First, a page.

Today, January 26, 2022, marks 234 years since, well, since a few shiploads of British soldiers and convicts moved their base from Botany Bay to Sydney Harbour. That the foundation of Sydney is now conflated with the foundation of the nation of Australia is no surprise to the rest of us watching as a series of Prime Ministers, from Howard to Morrison, in defiance of the Constitution, increasingly live in and govern from (and for) Sydney.
And it’s probably fitting that a nation built on the lies of Terra Nullius and ‘peaceful settlement’ should now be blessed with a Prime Minister whose continuous lying has been so comprehensively documented.
One aspect of ‘peaceful settlement’ in white settler histories has always been that Indigenous populations just seemed to fade away, so that by the 1850s there were very few Aboriginal people left in (white) settled areas. This, ‘the passing of the Aborigines’ became both accepted myth and an excuse for inaction. The blame being generally ascribed to the introduction of European diseases, and despair.
In particular, Sydney and its environs were left wide open for white settlement by a smallpox plague in the local Indigenous population in 1789.
An extraordinary calamity was now observed among the natives. Repeated accounts brought by our boats of finding bodies of the Indians in all the coves and inlets of the harbour, caused the gentlemen of our hospital to procure some of them for the purposes of examination and anatomy. On inspection, it appeared that all the parties had died a natural death: pustules, similar to those occasioned by the small pox, were thickly spread on the bodies; but how a disease, to which our former observations had led us to suppose them strangers, could at once have introduced itself, and have spread so widely, seemed inexplicable.Watkin Tench, Transactions of the Colony in April and May, 1789
It is now clear that this was an act of Genocide.
Here are the facts:
No one on the First Fleet had smallpox. Smallpox hadn’t been eradicated but vaccination (variolation) had been developed in China in the 1500s and introduced into Europe in the early 1700s.
No person among us had been afflicted with the disorder since we had quitted the Cape of Good Hope, seventeen months before.Tench
The British weaponized the use of smallpox against North American First Nations people in 1763 (a decade before the great North American epidemic), giving blankets and a handkerchief contaminated with smallpox to Native Americans during an extended military campaign to quash an uprising against colonial rule.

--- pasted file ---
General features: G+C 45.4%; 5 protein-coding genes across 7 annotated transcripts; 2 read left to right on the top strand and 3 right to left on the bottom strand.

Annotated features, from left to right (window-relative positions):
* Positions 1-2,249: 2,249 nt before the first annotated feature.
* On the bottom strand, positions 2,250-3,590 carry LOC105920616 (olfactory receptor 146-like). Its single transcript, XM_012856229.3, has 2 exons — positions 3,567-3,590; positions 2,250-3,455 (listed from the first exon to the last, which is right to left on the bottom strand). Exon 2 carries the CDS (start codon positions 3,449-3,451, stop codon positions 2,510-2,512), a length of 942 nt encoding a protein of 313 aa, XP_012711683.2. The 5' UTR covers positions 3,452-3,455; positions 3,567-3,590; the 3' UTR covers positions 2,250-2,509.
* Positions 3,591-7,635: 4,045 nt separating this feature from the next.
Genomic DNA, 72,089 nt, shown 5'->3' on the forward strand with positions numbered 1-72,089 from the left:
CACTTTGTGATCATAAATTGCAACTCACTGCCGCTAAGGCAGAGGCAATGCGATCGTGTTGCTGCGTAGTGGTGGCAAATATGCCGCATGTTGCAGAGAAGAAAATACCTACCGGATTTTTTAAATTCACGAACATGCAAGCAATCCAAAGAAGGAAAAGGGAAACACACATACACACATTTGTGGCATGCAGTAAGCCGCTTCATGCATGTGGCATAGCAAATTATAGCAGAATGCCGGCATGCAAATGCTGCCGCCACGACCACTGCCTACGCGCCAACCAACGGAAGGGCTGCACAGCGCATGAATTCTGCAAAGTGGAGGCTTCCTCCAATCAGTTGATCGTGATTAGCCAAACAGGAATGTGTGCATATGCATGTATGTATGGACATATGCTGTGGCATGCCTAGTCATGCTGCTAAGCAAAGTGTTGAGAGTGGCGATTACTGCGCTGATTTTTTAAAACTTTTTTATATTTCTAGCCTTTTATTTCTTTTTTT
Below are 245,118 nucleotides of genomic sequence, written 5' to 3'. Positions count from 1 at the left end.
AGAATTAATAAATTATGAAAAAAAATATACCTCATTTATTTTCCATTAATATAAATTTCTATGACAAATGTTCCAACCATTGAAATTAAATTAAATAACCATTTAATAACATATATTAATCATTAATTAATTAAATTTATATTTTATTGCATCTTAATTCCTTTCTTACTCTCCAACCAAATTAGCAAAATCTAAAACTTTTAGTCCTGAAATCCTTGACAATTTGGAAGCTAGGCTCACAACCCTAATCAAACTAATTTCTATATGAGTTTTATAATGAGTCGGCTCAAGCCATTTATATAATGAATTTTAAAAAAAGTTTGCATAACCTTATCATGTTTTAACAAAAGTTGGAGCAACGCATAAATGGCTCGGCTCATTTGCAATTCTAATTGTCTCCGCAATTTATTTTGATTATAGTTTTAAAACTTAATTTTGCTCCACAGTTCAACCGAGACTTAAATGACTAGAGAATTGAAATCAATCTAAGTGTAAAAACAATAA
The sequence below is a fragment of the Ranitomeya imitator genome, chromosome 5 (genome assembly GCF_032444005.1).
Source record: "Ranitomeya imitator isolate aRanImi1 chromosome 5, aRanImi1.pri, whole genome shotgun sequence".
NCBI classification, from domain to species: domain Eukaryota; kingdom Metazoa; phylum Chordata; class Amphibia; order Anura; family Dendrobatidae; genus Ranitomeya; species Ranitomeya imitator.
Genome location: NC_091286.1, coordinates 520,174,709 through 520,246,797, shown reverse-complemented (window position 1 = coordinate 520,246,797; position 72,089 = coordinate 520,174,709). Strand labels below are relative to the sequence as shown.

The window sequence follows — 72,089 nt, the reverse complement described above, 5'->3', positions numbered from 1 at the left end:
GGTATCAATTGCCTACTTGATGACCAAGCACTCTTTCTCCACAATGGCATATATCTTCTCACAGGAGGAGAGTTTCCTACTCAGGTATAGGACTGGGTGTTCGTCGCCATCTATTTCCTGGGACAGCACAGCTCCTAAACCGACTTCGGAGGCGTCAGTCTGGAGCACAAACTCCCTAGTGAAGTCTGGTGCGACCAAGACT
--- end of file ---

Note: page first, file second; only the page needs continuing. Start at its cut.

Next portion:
“Could it not be contrived to send the smallpox among those disaffected tribes of Indians? We must, on this occasion, use every stratagem in our power to reduce them.”General Amherst, British Commander in Chief, North America (and later, Governor General)
A surgeon with the First Fleet, Dr John White, was carrying vials of smallpox (scabs, which were used for variolation).
It is true, that our surgeons had brought out variolous matter in bottles; but to infer that [the outbreak] was produced from this cause were a supposition so wild as to be unworthy of consideration.Tench
Whatever Tench supposed – and his protestations indicate that deliberate infection had at least been considered – some of the military with the First Fleet had served in the North America campaign and not all of them were as friendly towards the local population as he was.
In a paper in the international journal History of Psychiatry, Raeburn, Doyle and Saunders “describe evidence supporting the theory that smallpox was deliberately unleashed by the British invaders”; and that the outbreak began with the kidnapping of Eora man Arabanoo, on 31 Dec. 1788, using the distribution of ‘gifts’ as a distraction.
Following exposure to the smallpox virus, it takes one to two weeks for symptoms to appear. Our theory is the epidemic had been spreading for several weeks before the British became aware of it, and it may have originated from the gifts handed out when Arabanoo was kidnapped about 12–13 weeks earlier. This theory is supported by Aboriginal oral history from the Manly area.Raeburn, Doyle, Saunders
This outbreak led to the deaths of between 50 and 90% of the Eora and related peoples in the Sydney basin. Being deliberately caused would make it just the first in a long chain of ‘dispersals’, poisonings, and murders by white Australian settlers and police.
Nakari Thorpe, Olivia Willis, Carl Smith, ‘Devil Devil: The Sickness that changed Australia’, ABC RN, 18 Aug. 2021
Toby Raeburn, Kerrie Doyle, Paul Saunders, ‘How the kidnapping of a First Nations man on New Year’s Eve in 1788 may have led to a smallpox epidemic’, The Conversation, 12 Jan 2022
Watkin Tench, A Complete Account of the Settlement at Port Jackson (1. here) (2. here)
My usual focus is my home state of Western Australia, as you may see in my Aboriginal Australia page, (here) and in particular the section titled ‘Massacres’.